In June, Noorsaba and Dinesh started school for the first time. They are the first of six children in their family to go to school and will soon be able to read to their illiterate, hard-working parents. Samitchka, Sneha and Pritesh who live close to each other along the pipeline are enrolled in the 4th standard at Nandchhaya School along with Pranali and Saroj. Tiny Desi will start his year in the 2nd standard and a very exuberant Ragu is excited to return to Bright High School to study in his native Tamil dialect. Despite crushing poverty, the parents who live along the pipeline are desperate to send their children to school. Living in the shadow of expensive high-rises and working as maids, cleaners and drivers for the middle class and the wealthy give them a peek into a world they can’t imagine for themselves, but if their children can achieve an education despite the hardships of living in abysmal conditions and running into the wall of the caste system that governs their lives, they are willing to believe anything is possible.
The pride in their children’s education starts early in the morning. While the city wakes around them and the first heat of the day gets trapped in the narrow lane ways and the noise and the smell and the muginess of the city descend on the community, the kids start their day with a bucket bath while their mothers heat water for cooking over fires started with scavenged wood and bits of plastic. They brush their teeth with a stick, a toothbrush or their finger, spitting globs of white toothpaste into the black gutters that run the length of the slum. They dress in their school uniform, carefully hung on a nail the day before to avoid creasing. Coconut oil is poured into hands and slathered onto scalps and combed through with vigour until every last strand is bathed in the silky, nutty smelling liquid. The girls grimace while their mothers expertly braid their hair, careful to gather the wisps into tight elastics before they loop it and tie it with ribbons.The schools have stringent rules about uniformity, obedience and appearance and no parent would send their child to school looking disheveled or with their hair untamed. Their book bag holds a few pencils, work books and lunch (usually dal and an expertly folded chapati) tucked into a small container.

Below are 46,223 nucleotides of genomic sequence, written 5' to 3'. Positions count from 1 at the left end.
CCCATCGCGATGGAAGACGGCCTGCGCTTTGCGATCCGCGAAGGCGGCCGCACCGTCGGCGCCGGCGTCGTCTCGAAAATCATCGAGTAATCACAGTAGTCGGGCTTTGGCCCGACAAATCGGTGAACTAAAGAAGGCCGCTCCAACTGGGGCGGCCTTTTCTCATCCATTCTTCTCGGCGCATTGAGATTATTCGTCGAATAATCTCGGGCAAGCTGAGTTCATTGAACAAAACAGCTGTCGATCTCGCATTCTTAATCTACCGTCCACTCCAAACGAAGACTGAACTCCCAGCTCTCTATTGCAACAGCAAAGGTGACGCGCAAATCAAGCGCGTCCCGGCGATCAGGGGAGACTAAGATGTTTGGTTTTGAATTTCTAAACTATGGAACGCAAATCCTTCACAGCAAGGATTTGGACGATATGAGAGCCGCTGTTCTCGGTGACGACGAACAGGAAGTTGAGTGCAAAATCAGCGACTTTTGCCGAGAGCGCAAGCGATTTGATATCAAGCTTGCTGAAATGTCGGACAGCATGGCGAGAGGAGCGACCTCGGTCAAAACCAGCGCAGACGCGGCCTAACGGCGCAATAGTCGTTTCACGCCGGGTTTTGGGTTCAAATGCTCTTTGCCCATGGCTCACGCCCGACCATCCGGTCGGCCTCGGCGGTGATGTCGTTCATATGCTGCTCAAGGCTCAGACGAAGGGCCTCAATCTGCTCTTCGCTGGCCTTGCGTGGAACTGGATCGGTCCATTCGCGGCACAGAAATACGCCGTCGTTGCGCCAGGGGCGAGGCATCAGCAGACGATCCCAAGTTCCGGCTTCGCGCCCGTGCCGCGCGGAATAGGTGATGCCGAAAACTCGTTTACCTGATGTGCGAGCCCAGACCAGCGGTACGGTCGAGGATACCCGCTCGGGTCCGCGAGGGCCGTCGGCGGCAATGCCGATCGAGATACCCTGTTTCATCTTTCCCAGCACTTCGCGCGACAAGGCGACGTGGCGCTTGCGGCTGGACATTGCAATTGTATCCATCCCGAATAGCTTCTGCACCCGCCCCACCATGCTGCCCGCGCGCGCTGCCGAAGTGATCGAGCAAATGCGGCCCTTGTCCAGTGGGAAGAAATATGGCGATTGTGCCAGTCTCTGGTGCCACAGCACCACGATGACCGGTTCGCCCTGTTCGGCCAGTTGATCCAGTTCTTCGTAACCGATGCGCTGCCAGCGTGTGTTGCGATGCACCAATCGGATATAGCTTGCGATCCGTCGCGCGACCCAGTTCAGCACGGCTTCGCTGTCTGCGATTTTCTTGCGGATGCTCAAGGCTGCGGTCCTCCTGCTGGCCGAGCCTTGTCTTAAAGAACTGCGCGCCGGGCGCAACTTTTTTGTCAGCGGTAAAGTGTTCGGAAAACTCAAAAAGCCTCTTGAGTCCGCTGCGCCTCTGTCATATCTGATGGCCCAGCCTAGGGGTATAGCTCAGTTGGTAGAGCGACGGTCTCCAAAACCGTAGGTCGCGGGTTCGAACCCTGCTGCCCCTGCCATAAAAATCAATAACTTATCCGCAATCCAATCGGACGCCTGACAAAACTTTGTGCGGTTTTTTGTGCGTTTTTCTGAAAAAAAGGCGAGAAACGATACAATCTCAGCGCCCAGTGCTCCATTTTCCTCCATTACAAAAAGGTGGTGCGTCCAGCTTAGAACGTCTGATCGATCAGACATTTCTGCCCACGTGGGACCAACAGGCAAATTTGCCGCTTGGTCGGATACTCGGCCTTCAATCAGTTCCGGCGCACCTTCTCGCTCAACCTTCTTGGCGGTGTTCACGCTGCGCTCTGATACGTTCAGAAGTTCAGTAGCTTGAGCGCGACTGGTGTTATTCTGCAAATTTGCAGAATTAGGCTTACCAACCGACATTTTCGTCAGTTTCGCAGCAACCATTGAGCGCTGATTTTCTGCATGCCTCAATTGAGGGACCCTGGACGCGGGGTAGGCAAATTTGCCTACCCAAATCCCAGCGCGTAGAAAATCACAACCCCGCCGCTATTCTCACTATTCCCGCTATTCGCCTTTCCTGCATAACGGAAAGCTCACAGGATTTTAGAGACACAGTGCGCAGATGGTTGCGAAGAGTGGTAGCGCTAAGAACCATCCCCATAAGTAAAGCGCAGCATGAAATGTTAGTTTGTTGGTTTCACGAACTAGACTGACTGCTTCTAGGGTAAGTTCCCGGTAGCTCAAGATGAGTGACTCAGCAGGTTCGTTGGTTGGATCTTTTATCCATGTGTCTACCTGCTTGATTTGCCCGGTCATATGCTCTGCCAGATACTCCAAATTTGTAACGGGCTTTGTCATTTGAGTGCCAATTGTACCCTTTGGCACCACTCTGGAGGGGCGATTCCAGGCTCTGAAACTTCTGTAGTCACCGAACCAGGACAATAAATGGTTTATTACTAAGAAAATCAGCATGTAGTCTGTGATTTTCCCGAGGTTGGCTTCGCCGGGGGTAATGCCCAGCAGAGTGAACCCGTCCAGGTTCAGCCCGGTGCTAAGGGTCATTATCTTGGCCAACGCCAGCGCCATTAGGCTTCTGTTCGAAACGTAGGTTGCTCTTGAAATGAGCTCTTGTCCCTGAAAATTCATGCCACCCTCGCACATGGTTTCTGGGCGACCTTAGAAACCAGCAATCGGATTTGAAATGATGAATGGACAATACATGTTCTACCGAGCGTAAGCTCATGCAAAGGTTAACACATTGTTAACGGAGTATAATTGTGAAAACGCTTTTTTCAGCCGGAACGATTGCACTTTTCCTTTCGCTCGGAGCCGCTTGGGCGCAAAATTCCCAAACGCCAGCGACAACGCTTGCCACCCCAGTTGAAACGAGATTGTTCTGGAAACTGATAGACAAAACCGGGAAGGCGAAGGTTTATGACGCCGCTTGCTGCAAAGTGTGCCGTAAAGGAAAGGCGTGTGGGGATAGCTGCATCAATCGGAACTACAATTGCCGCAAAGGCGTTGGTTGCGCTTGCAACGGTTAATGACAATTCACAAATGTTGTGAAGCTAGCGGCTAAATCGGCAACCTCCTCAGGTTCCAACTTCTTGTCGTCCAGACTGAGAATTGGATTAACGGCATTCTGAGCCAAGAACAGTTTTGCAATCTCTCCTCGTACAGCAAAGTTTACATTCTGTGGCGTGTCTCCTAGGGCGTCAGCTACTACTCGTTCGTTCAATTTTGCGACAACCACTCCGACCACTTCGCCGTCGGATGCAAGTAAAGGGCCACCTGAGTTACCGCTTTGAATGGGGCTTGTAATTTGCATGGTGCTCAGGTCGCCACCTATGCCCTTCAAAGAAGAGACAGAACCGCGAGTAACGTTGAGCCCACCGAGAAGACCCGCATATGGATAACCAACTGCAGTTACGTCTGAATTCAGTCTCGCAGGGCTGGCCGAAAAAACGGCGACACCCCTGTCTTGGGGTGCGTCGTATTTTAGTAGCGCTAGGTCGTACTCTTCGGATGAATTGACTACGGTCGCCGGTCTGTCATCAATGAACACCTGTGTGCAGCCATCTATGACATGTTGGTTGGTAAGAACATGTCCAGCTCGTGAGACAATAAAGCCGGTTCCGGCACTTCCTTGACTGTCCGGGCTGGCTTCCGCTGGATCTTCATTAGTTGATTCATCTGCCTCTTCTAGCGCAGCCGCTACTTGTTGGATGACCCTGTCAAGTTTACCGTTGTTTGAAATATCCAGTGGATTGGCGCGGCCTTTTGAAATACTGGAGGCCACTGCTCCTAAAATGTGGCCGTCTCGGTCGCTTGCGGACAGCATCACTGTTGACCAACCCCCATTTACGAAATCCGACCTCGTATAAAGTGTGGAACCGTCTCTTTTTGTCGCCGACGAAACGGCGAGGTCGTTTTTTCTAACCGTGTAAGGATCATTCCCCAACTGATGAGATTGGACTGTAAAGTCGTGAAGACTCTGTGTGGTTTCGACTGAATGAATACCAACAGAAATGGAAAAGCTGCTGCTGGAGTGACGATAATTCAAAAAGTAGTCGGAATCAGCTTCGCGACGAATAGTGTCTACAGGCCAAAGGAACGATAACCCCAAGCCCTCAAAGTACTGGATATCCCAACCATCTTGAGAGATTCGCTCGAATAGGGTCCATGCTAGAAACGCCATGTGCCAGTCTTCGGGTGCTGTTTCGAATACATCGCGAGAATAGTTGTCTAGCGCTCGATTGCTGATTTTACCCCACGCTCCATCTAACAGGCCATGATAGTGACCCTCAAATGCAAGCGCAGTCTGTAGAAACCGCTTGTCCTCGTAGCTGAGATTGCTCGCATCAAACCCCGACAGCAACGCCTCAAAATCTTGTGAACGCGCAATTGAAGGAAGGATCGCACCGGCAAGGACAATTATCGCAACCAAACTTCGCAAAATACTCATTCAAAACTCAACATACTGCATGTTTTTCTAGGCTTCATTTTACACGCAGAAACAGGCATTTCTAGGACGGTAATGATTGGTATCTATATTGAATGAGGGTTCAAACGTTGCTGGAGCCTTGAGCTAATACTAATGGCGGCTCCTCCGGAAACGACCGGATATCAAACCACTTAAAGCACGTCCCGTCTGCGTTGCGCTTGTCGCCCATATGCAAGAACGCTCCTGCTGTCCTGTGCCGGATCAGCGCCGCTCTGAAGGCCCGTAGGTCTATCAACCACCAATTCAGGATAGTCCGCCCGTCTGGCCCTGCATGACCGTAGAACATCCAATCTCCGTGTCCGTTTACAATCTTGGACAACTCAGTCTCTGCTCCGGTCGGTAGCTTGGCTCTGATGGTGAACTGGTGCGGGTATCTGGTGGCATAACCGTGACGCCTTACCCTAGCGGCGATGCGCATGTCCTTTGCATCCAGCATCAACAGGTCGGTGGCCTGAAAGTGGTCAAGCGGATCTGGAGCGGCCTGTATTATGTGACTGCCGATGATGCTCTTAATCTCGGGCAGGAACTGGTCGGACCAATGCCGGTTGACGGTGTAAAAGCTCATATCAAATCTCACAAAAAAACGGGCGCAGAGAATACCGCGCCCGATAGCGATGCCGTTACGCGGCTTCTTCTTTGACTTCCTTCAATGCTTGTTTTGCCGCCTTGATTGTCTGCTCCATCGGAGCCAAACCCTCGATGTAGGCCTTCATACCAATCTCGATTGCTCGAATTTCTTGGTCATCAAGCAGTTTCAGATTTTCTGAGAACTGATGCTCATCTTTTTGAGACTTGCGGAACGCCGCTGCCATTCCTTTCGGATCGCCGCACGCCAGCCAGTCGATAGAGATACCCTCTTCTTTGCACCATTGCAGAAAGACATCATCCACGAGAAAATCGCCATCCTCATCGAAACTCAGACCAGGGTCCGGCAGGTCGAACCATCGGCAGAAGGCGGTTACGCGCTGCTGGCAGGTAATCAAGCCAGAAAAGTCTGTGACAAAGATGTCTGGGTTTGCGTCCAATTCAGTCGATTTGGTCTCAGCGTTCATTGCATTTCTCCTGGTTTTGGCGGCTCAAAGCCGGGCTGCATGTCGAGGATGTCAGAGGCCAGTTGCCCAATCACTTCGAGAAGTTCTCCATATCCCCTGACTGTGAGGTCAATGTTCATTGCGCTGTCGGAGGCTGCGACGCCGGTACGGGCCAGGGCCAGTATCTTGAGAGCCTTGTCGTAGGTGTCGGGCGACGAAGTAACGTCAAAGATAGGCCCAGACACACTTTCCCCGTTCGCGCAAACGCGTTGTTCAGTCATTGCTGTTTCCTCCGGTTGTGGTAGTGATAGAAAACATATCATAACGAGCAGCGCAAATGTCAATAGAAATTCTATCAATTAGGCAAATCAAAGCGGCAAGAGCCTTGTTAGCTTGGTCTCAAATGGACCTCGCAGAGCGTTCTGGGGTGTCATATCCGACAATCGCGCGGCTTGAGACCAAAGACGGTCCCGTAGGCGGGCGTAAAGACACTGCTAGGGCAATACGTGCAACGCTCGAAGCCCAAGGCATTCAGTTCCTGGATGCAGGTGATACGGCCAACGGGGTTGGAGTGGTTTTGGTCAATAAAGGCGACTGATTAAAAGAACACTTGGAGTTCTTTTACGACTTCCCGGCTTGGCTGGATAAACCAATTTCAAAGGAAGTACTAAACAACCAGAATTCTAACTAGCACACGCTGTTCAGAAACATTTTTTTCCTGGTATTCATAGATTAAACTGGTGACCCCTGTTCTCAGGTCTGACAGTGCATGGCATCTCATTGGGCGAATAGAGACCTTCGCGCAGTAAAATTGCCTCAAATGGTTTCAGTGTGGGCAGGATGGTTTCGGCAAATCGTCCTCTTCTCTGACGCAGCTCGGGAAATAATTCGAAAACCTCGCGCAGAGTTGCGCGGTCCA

The moms and their kids start their journey to school from their tiny one-room homes trudging down the pipeline lane way and up onto the street where they join hundreds of cars, auto rickshaws, buses, trucks and bicycles lurching their way through dusty potholed streets. Holding tight to their small children the moms march in groups along Saki Vihar road, turning down Saki Naka Pipeline road, past shops selling chickens, bananas, coconuts, tailor-made shirts, sari fabric, kitchen ware, curd and chai and past the familiar tinkling click-clack of the hand-turned sugarcane vendor’s machine, finally veering off into smaller, claustrophobic lane ways that lead to the various schools their children are enrolled in. The kids stream into the schools, anxious to start the day and the moms chat for a few minutes, holding the hands of their smaller children while the traffic swirls around them stirring up clouds of brown dust that settle into the folds of their saris. They slowly walk back down Saki Naka Pipeline road, perhaps stopping to buy some rice or small packets of spice or some tomatoes and garlic, heading back to their homes to sweep, wash clothes, and make a pot of dal before they walk back a few hours later to pick their children up.
Thanks to the generous donations from supporters of the Dirty Wall Project, we will again be able to pay for 50 kids to go to school this year. That means that 50 families will be spared the enormous and sometimes impossible burden of paying school fees for their children. With an average monthly wage of $150, paying for anything but food and shelter is almost impossible. Many families use money lenders (who charge exhorbitant interest rates making it impossible to repay the loan), to get them through a difficult situation. When DWP pays school fees for their kids, the excitement and gratitude of the parents is impossible to convey with words. Sometimes my knees get weak when a mother or a father grab my hands and with a megawatt smile, and sometimes tears, never let me forget what this means to them.
I would like to pass on the sincere, heartfelt gratitude from the parents to all the donors the who made this school year possible for all these kids.
Thank you, thank you, thank you!